<xsd:complexContent> <xsd:extension base="EntryType"> <xsd:choice maxOccurs="unbounded"> <xsd:element name="Item" type="ItemType"/> <xsd:element name="CheckBox" type="CheckBoxType"/> <xsd:element name="RadioButton" type="RadioButtonType"/> <xsd:element name="Menu" type="MenuType"/> </xsd:choice> </xsd:extension> </xsd:complexContent> </xsd:complexType> The base class EntryType is extended in several ways: -. and Value defines the string to be used for indicating the selection.MenuType reflects the recursive structure of menus by being both another subclass of ItemType (so that it may represent cascades) as well as a container for all kinds of menu entries.ItemType adds a command definition to the base type. including itself.. inheriting the command and adding an attribute for the initial state of the check box. again adding some attributes. setText) } public class ItemType extends EntryType { protected String command. Before we look at the generated Java code. Group is the button group's identification. // . // . -.(getCommand.(getText... however.. rewards you with a set of class definitions that uses extends wherever we have xsd:extension in the schema. we should note that the definition of MenuType isn't quite what an OO aficionado would expect. Using just the supertype EntryType in an xsd:sequence would result in very dull menus. one still must explicitly put all the subclasses into the choice list. public class EntryType { protected String text. The JAXB compiler.. // . After all the pains taken to establish this little class hierarchy.RadioButtonType is another extension of ItemType. -. setCommand) } public class CheckBoxType extends ItemType { protected Boolean state.(isState.. setState) } public class RadioButtonType extends ItemType { .CheckBoxType extends ItemType. -. A look at the (much abbreviated) code shows the expected inheritance structure.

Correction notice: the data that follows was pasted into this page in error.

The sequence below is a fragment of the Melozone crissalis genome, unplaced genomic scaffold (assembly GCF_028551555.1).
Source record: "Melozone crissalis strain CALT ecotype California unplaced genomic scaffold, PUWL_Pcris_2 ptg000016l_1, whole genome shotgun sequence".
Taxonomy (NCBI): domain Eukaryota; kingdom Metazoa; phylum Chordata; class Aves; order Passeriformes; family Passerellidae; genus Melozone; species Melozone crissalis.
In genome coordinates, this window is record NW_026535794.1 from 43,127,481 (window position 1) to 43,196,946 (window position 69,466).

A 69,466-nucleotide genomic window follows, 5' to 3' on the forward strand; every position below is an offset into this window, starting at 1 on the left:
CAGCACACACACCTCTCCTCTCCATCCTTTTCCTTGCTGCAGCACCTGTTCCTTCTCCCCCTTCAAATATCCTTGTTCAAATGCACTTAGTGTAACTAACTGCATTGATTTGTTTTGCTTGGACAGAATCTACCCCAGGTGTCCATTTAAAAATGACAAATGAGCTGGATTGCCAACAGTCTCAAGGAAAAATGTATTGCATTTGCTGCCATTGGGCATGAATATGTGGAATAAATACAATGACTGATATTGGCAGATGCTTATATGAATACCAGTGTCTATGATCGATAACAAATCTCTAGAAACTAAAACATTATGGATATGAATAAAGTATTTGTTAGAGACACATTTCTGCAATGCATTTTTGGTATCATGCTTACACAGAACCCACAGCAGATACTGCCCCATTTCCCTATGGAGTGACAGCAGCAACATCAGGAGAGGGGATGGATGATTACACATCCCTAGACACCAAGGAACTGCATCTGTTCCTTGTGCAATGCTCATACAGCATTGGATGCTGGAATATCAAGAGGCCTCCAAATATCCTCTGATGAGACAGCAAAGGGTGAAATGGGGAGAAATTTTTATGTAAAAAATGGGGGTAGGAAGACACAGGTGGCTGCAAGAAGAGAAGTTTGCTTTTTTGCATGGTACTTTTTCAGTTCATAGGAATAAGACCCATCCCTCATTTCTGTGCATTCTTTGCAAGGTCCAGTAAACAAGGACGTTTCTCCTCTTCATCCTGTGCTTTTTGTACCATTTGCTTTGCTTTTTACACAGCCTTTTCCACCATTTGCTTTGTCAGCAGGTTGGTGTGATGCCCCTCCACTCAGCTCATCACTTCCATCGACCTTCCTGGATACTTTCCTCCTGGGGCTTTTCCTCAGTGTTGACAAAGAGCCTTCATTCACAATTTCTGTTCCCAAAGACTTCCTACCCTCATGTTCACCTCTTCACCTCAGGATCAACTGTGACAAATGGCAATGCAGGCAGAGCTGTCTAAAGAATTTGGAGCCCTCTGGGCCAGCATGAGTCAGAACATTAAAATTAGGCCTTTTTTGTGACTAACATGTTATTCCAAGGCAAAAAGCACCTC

.14 Substitution Groups A substitution group lets you write schema structures that reference one element but permit the substitution of any other element from the substitution group in an instance document.List<EntryType>.. reverse engineered the common superclass. JAXB has briefly reflected upon the element types bunched into the choice and has. and that's why we have to be content with a list. literally. protected Boolean state. public List<EntryType> getItemOrCheckBoxOrRadioButton() { if (itemOrCheckBoxOrRadioButton == null) { itemOrCheckBoxOrRadioButton = new ArrayList<EntryType>(). <xsd:complexType name="BinopType"> <xsd:sequence> <xsd:element ref="operand"/> <xsd:element ref="operand"/> </xsd:sequence> <xsd:attribute name="operator" type="xsd:string"/> </xsd:complexType> <xsd:element name="operand" type="xsd:string"/> <xsd:element name="constant" type="xsd:string" substitutionGroup="operand"/> <xsd:element name="variable" type="xsd:string" substitutionGroup="operand"/> <xsd:element name="binop" type="BinopType"/> The benefit of this schema definition is that it permits you to create binop elements consisting of any combination of constant and variable elements. . } return this.itemOrCheckBoxOrRadioButton. The generated Java code shouldn't surprise you.util. } } 2. public class MenuType extends EntryType { protected List<EntryType> itemOrCheckBoxOrRadioButton. defining a complex type for a binary arithmetic operation. protected String value. public class BinopType { protected List<JAXBElement<String>> content.(getters and setters) } Finally there is MenuType. Below is a simple example. A reminder that the list is a mixture is embedded in the name of the getter which is made up from the first three tags. // . The substitution group is headed by the global operand element.2. protected String operator. which is referenced from the group members constant and variable.protected String group. which contains a java. the field content must act as a portmanteau for all possible operand pairs.